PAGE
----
February 27, 2015

Three Wonderful Vintage Dresses


Here are three wonderful dresses from three very different eras of fashion.  I did minor repair work on all of them, nothing dazzling enough to blog about, but I think the dresses themselves are worthy of a few moments in the spotlight.

In chronological order:

#1 - c. 1910
Edwardian day dress.  If I had to pick a fashion era, I think I'd pick Edwardian.  These dresses and lovely detailing seem so feminine.  I love the double skirts, and the long lines seem very slimming.  This, of course, ignores the fact that for all their gracefulness, the extreme corset was the required undergarment, wasp waists and the s-curve body being the Thing.

This dress is made of a light and floaty striped cotton with black silk bands on the sleeves.  The silk bands were pretty tattered.  I replaced them, but after these photos were taken.


On Etsy, at Basya Berkman.

#2 - 1920s
Flapper brown silk dress with amazing buttons.  While the dresses of the '20s also have some really exciting detailing, I'm not as fond of the shapes.  They don't seem to do much for the female figure.  I know I'm not the first person to have than opinion.  That said, this dress is truly wonderful.

It's the buttons that are the best thing, I think.  They are gold filigree with a mirrored base showing through.  The dress had lost several buttons, but due to miraculous estate sale shopping, I had some on hand of the same style though a big larger.



On Etsy, at Basya Berkman.

#3 - 1960s
And finally, a stunning wedding gown and veil.  This is a princess-for-a-day wedding dress, with its lovely long train (which is removable for some great dancing at the reception) and matching long veil.

The dress just needed a good wash and a bit of mending on the bodice lining.  


On Etsy, at Basya Berkman.

I really enjoy doing repair work for my friend Julia - just look at all the pretties I get to play with!



February 23, 2015

Visit Ellen Anne Eddy

My quilting friend Ellen Anne Eddy has graciously posted a most lovely review of my book.

While you are at her website, be sure to take a walk through her colorful world.  Ellen calls what she does "thread magic" and that is such a perfect name!  You will find animals and plants executed in densely stitched, sparkling threads.

This quilt is called "Dancing in the Light."  It is 55" x 69".

Here's the materials list:  hand-dyed cotton, felt, lace, lame, direct appliqué, machine embroidered, quilted, polyester, metallic, nylon threads.  Ellen knows her fabrics and threads intimately!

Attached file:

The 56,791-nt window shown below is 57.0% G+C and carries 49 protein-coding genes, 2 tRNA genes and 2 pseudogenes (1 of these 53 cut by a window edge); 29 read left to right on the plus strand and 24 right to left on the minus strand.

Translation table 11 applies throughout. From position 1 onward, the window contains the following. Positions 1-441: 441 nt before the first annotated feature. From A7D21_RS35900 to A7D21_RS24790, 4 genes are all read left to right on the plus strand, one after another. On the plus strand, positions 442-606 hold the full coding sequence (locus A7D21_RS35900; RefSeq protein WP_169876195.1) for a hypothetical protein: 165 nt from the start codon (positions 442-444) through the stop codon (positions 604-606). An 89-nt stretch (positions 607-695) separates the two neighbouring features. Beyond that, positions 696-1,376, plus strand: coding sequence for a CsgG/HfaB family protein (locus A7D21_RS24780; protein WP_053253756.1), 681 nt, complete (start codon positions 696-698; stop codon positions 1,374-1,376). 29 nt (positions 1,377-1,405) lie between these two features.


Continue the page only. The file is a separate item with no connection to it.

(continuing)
Ellen is a busy person.  She makes her magical art, for which she has developed her own set of techniques.  She teaches and lectures and writes books and tutorials to share her unique style.  She hand dyes fabrics with dreamy swirls of color in combinations you won't find anywhere else.  All this is available at her website, and well-worth a look-see.  You'll meet a person who follows her heart and is a true artist.

And here's her most recent book.  It looks like lots of fun!

A couple of years ago, I made a cat quilt for a wedding gift using some of Ellen's fabrics.  Her bright colors were just what this quilt needed for the cats to look really dressed up.  You can see photos of all the cats at The Cats Go To A Wedding.  I also got to play in my button baskets a tiny bit, using them for the knots on the bow ties.





February 18, 2015

A Quilt Brought Back to Life

I've been drawn to red, green, and white appliqué quilts forever.  Here's one that was recently brought back to life by my friend Ann Fahl.  Here's how the quilt looked when Ann first started thinking about fixing it up.

Ann makes wonderful art quilts and has written several books, plus creating a pattern line and a DVD.  You can read more about her at her website and blog.  Lately, she has been very busy researching her family history and sharing new discoveries with family members.  This actually is a perfect segue to telling you about her red, green, and white quilt.

This is a family heirloom quilt, though there is not much specific known about its story.  The quilt has lived for many decades at the family home in Marion, Indiana.  Ann posits that the quilt may have been a payment from a tenant to her great-grandfather during the Depression when cash was short. It was probably made in the 1880s or so.

In addition to Ann's great-grandfather, Marie Webster also lived in Marion, Indiana.  Marie Webster is credited with writing the first book on quilt history.  She also designed patterns, and created a pioneering woman-run business, selling the patterns via mail order.  Her house is now a national historic landmark, and is the home of The Quilters Hall of Fame.

Here are before and after pictures of the fabric damage and the new work that Ann added to the quilt.